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The real problem with the student government model at COCC

Student government is currently organized the same way it was when there were only 2,000 students at Central Oregon Community College. “ASCOCC considers potential restructure” on page 4 talks about this, and about how the Associated Students of COCC are rethinking the hierarchy of their system.

We at The Broadside couldn’t be more happy this is happening, and encourage the big step ASCOCC is thinking about taking.

Our opinion is, however, that hierarchy is not the only problem with ASCOCC’s system.

This is how the student government runs now: Three members are elected by a student ballot where, hopefully, students vote on Blackboard for their candidates. These three then hire the remaining three, and all six work out among themselves who will take what job. All six positions are equal.

On paper, it seems democratic. But when you look at the fact that less than five percent of all eligible students actually voted last year and, with little variation, every year, it gets dangerously close to arbitrary. If you think it’s not, consider this: When two candidates tied for votes last election, the winner was picked out of a hat. And that’s in the ASCOCC constitution.

Also consider that a member of student government can potentially serve for three years.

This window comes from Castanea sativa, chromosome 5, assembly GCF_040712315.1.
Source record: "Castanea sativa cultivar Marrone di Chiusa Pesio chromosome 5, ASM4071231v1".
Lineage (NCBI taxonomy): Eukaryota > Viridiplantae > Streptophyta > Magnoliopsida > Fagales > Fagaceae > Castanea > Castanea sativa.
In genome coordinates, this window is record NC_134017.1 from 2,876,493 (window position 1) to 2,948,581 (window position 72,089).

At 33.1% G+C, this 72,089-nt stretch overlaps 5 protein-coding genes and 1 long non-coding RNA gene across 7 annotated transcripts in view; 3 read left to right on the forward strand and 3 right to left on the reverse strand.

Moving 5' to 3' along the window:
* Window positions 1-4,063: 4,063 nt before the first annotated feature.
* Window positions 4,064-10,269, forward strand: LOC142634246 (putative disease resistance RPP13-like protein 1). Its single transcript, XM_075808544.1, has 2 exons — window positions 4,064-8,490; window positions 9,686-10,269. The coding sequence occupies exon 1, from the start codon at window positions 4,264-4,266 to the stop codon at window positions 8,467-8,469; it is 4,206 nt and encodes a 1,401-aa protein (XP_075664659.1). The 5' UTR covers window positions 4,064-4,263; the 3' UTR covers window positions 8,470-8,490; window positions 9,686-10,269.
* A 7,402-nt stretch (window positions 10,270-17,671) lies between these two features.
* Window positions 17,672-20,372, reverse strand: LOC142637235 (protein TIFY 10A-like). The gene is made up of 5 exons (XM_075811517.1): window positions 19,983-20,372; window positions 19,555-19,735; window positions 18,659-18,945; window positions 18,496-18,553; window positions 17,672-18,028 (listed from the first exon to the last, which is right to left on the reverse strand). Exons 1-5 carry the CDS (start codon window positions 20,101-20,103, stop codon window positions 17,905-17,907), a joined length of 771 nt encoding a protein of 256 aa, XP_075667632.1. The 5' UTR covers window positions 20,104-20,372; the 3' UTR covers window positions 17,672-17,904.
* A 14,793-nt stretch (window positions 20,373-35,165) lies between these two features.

Now look across the street at OSU-Cascades’ student government, the Associated Students of Cascades Campus. They have a hierarchy (a president, treasurer and so on)  and serve for a maximum of two years. At a four-year institution, whereas COCC students can serve three years at a two-year institution.

OSU-Cascades has such a small student base that voting wouldn’t make sense, but it’s obvious COCC doesn’t have a large voting base either. Adding into that the fact that students can serve for three years and hire the other members of student council, it’s easy to imagine an environment where power can be abused. Such as three years ago, when student government hired an attorney and a public relations consultant and paid them over $56,000 combined of student fee money, among other things.
Of course, our current student government has been very responsible with student fees. But we think that when going through with this restructure, ASCOCC should take another look at the election process, the hiring process, and the term limits to ensure that student government will always be as fair as it is now, if not fairer.


Scott Greenstone
The Broadside




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